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Carbon sink to be mapped in Indian Ocean seagrass study

A project to map the Indian Ocean’s seagrass, a powerful carbon sink, will allow countries to protect the habitat, according to groups behind the study

FILE: A shoal of fish swim over seagrass on the Saya de Malha Bank within the Mascarene plateau, Mauritius.(Reuters)

By Bloomberg

LAST PUBLISHED 09.11.2022  |  04:45 PM IST

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(Bloomberg) -- A project to map the Indian Ocean’s seagrass, a carbon sink more powerful than terrestrial forest, will enable participating countries to protect the habitat, according to the groups initiating the study.

Seagrass beds hold about 10% of the organic carbon stored in the ocean. They’re also used by fish as nursery areas and provide food for animals ranging from turtles to dugongs, according to the Pew Charitable Trusts, one of the organizations involved in the effort to produce an accurate map of the marine meadow. 


The project aims to locate seagrass habitats throughout the Indian Ocean by 2025, the group said in a statement Wednesday. Globally only about 20% of seagrass has been mapped, though in areas including the Indian Ocean the figure is far lower, it said.

“The map is the first step of bringing this ecosystem into management," said Stacy Baez, who leads the scientific work for Pew’s Coastal Wetlands campaign. Such environments that include seagrass and mangroves “are able to store disproportionately more of the same unit area of carbon in the underlying soil than other forests," she said.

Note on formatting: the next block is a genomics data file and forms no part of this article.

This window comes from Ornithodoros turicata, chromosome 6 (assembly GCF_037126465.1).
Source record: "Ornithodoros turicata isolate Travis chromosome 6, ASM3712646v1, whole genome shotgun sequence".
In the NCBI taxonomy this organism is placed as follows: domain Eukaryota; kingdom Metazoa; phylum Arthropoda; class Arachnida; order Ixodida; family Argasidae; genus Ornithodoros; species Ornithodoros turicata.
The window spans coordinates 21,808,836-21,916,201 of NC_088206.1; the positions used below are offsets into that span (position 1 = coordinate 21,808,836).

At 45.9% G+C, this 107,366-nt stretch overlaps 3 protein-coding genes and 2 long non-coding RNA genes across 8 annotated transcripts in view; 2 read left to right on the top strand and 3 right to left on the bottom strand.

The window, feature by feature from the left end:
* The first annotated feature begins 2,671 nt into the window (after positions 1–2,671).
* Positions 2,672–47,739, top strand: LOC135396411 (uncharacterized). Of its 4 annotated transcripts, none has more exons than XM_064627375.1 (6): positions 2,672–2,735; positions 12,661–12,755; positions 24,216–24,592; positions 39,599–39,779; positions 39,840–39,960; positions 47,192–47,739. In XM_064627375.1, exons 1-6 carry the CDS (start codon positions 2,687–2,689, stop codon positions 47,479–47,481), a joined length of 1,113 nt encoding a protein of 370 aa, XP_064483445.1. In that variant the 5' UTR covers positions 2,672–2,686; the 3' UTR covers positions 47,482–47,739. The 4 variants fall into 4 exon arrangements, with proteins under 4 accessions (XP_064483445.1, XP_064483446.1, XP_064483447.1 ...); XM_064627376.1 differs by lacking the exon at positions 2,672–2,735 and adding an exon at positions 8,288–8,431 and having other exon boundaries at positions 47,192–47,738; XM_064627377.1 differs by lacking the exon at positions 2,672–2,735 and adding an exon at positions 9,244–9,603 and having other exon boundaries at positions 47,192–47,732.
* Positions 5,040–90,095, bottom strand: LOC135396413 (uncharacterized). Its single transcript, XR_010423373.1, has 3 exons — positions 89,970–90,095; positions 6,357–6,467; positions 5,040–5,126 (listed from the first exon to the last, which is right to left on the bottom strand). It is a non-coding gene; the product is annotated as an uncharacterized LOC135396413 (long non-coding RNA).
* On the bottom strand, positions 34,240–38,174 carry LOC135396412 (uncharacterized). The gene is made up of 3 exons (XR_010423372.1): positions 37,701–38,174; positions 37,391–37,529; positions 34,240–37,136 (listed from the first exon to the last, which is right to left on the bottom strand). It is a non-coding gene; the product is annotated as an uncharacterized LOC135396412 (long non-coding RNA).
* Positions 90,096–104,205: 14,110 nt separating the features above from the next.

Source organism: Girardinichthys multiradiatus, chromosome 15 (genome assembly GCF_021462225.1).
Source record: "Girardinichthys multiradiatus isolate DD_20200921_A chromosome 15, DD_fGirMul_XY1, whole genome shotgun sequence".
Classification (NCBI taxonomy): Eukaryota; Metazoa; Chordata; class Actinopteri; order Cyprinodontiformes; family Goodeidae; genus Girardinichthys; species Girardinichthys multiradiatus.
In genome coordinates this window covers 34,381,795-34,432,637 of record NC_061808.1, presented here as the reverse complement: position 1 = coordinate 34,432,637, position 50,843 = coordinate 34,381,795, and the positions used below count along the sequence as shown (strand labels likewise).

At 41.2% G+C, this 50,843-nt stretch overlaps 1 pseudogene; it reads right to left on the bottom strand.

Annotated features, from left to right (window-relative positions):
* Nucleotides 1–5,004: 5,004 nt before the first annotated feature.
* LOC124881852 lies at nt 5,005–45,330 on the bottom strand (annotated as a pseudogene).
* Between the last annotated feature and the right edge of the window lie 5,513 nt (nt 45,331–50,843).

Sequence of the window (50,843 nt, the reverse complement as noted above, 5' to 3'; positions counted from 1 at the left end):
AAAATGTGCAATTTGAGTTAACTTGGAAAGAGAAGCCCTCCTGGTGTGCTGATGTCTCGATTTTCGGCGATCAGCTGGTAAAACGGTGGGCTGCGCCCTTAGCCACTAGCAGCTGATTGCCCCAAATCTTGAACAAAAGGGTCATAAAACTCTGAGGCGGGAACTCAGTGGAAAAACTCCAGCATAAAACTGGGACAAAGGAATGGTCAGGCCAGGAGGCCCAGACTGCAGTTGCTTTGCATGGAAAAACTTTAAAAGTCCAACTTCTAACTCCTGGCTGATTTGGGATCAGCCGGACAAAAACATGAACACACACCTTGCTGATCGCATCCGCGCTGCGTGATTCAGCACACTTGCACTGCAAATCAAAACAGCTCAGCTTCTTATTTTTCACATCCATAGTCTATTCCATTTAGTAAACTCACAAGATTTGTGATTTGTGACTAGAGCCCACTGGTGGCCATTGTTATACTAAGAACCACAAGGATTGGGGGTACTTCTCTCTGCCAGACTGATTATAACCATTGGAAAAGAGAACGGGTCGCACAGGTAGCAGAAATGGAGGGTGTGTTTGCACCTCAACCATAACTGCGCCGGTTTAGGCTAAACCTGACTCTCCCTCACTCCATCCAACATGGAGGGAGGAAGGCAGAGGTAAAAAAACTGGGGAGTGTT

The resulting map will enable countries to include seagrass in their Nationally Determined Contributions -- plans presented to the United Nations charting national responses to global warming.

Seagrass habitat that typically grows in shallower water, which is exposed to more light, has been shrinking by an average of about 7% annually, threatened by industrial and farming run-off, coastal development, dredging, unregulated fishing activity and climate change, according to the United Nations Environment Program. 

The initiative builds on work done by the Seychelles, which was the first country to map seagrass throughout its exclusive economic zone of 1.3 million square kilometers (500,000 square miles), according to Baez. As a result of the project, the Indian Ocean archipelago committed to protect seagrasses as part of its NDCs. 

Along with Pew, the International Union for Conservation of Nature, the Minderoo Foundation, Oceankind and Bloomberg Philanthropies’ Vibrant Oceans Initiative are providing technical and financial support for the mapping initiative. Bloomberg Philanthropies founder Michael Bloomberg is the majority owner of Bloomberg LP, the parent of Bloomberg News.


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